Fact Check: Bill Nye Did NOT Say There Was 'No Place To Go' In Reference To Space Exploration -- Quote Was About Space Trash

Fact Check

  • by: Madison Dapcevich
Fact Check: Bill Nye Did NOT Say There Was 'No Place To Go' In Reference To Space Exploration -- Quote Was About Space Trash Out Of Context

Did "Science Guy" Bill Nye state that there was "no place to go" in reference to space exploration, seeming to support claims that NASA, the International Space Station (ISS) and related space exploration programs were a hoax? No, that's not true: In a 2015 interview, Nye responded to a question involving the concept of whether trash should be sent to space -- a statement that was taken out of context to suggest there was "no place to go" in space.

The claim originated in a video on TikTok on July 23, 2023, (archived here) with a text overlay that reads, "It about to go down yall" and "Once this reaches the mass it's over." At the beginning of the four-minute 31-second clip is a video of Nye stating:

One thing I really want your generation to embrace is that the Earth is a closed system. We cannot leave the Earth. There's no place to go.

Below is how the video appeared at the time of publication:

image (8).png

(Source: TikTok screenshot taken Mon July 24 20:07:00 UTC 2023)

The above snippet including Nye's response was taken out of context. In an interview for multimedia web portal Big Think that was posted to YouTube on June 23, 2015, (archived here), Nye was responding to a question about the concept of space trash, not the access to and exploration of space as a whole.

Titled "'Hey Bill Nye, Should We Throw Our Trash Into Space?' | Big Think," the YouTube video was accompanied by a description that read:

On this week's episode of Tuesdays With Bill, Rachel from Columbia University asks two questions for the price of one: What would happen if a human being went the speed of light, and why don't we just eject our trash into outer space?

Nye was interviewed by a then-Columbia University student identified as Rachel. The quote in question occurred at the 3:24 mark in the video. A transcript of the exchange that was published by Big Think is included below:

Rachel: My second question is from are there any reasons besides ethical dilemmas that we haven't if we shot some of our trash into space. I know it might contribute to space junk, but if we shot it far enough away, besides maybe then contributing to other creatures' environments if they do exist. What are the downsides to doing that and why haven't we if it might then clear up space on Earth and clear some of the pollution that we have. Or not contribute then to landfills. We might be able to shoot it elsewhere.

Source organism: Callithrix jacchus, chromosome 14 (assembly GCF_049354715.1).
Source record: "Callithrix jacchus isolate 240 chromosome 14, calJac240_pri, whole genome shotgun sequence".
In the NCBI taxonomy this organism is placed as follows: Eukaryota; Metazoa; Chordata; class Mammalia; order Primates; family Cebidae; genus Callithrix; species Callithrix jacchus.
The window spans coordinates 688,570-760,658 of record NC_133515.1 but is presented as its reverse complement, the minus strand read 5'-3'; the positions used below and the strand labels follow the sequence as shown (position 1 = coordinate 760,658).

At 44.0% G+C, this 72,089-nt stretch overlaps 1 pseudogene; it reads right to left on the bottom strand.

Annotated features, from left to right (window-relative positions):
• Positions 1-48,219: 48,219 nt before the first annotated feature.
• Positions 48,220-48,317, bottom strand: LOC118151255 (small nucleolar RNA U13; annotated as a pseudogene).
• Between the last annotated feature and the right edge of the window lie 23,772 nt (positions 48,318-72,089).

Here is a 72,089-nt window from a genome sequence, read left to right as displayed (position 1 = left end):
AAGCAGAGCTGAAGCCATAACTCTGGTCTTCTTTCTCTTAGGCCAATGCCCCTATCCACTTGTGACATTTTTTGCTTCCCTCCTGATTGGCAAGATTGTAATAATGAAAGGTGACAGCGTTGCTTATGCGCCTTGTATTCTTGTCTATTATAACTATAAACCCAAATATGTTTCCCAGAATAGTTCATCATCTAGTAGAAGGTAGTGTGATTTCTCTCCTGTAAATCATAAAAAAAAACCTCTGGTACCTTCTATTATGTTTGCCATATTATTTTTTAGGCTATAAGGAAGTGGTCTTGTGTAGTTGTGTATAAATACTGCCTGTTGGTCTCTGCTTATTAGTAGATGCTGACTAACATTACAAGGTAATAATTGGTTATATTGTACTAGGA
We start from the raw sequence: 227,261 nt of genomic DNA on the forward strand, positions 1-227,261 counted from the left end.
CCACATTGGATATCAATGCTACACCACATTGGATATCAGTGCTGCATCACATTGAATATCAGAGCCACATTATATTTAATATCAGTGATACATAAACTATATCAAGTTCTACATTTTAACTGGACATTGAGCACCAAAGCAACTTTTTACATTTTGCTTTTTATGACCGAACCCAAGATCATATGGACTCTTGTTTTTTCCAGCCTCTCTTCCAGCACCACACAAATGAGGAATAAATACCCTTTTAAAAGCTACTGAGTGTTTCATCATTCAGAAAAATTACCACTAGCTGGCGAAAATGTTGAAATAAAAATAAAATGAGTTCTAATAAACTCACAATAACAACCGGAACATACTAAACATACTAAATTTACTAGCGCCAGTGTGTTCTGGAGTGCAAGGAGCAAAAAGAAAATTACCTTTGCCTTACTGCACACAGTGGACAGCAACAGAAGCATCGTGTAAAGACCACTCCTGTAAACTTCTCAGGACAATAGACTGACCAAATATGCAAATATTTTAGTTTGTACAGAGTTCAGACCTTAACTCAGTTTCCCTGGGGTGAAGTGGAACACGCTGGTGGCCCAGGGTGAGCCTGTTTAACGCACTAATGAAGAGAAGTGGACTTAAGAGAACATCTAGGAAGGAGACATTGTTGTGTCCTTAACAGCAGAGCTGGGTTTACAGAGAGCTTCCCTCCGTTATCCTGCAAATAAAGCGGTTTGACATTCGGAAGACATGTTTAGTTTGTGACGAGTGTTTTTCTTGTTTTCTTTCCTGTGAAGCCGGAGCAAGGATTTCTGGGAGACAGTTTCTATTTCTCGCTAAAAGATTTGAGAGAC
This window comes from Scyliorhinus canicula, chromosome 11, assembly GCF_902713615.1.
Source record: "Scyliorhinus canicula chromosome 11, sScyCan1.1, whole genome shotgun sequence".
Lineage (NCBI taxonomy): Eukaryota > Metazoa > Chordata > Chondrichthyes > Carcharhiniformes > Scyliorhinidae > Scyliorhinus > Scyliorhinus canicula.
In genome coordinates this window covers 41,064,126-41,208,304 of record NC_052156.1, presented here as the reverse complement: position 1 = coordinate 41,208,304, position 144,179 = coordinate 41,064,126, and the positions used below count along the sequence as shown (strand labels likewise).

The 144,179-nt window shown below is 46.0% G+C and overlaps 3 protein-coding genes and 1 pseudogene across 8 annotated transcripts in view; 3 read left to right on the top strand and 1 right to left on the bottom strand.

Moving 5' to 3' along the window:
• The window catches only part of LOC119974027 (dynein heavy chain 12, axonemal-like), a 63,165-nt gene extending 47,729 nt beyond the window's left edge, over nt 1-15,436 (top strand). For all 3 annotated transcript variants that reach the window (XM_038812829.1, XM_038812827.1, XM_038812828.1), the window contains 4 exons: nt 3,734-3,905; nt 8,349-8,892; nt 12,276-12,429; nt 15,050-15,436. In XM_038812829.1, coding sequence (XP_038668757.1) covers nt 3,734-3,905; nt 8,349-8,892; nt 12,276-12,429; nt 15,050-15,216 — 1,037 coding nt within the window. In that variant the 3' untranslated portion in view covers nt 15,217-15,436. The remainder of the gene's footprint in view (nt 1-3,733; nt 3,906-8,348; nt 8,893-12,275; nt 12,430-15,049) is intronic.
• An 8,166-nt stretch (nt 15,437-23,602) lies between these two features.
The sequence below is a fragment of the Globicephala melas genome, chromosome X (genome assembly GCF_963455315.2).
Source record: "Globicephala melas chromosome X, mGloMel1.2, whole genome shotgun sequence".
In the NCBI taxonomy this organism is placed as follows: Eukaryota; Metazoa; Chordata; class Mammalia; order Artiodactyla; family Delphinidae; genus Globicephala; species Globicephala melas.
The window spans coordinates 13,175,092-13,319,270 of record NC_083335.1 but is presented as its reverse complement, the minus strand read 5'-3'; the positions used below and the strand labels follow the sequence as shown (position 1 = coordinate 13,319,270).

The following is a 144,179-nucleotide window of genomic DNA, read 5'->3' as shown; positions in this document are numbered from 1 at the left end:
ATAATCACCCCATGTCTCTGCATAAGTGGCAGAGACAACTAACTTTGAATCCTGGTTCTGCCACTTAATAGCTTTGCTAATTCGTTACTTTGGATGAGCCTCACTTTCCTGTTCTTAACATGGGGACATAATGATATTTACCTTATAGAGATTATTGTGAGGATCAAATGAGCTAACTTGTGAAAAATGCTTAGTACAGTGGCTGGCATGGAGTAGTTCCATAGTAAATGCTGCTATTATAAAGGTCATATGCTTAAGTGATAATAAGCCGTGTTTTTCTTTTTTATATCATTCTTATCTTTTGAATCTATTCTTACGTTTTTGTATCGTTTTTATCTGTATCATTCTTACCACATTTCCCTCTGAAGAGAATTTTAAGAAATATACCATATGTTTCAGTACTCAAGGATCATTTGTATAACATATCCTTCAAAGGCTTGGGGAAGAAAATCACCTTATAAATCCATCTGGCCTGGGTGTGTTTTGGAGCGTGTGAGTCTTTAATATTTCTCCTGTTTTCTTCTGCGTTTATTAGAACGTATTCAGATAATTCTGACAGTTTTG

Bill Nye: Why we don't throw trash into space. Because it's too expensive. Lifting a ton of material into space takes an extraordinary amount of rocket fuel. And, by the way, when people want to send this much plutonium 238, which is not even the weapons plutonium, a baseball size, a grapefruit size, people freak out because the rockets sometimes blow up. Now one thing I really want your generation to embrace is that the Earth is a closed system. We cannot leave the Earth. There's no place to go. There's no place to throw your trash. And I wouldn't be surprised if maybe not you, but your kids develop ways to mine our landfills ...

The snippet of Nye's comment was used in the TikTok video to lead into a longer segment that included outtakes from a Brevard County Commission meeting held in Florida on April 4, 2023. That meeting included a public comment from a person identified as Justin Harvey. At the 39-minute mark recording of the meeting, Harvey made statements that presented conspiracy theories as legitimate scientific testimony that he said proved NASA, the International Space Station and space exploration were hoaxes. Harvey's claims were repackaged in the TikTok video. Those specific claims are not the focus of this fact check.

Lead Stories has also reported that NASA documents did not state that we live on a "flat, nonrotating earth," that there is no evidence that an NBC News report proves that NASA admitted to never going to space, and that a NASA study did not find that snake plants, a type of houseplant, improve in-home air quality.

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  Madison Dapcevich

Raised on an island in southeast Alaska, Madison grew up a perpetually curious tidepooler and has used that love of science and innovation in her now full-time role as a science reporter for the fact-checking publication Lead Stories.

Read more about or contact Madison Dapcevich

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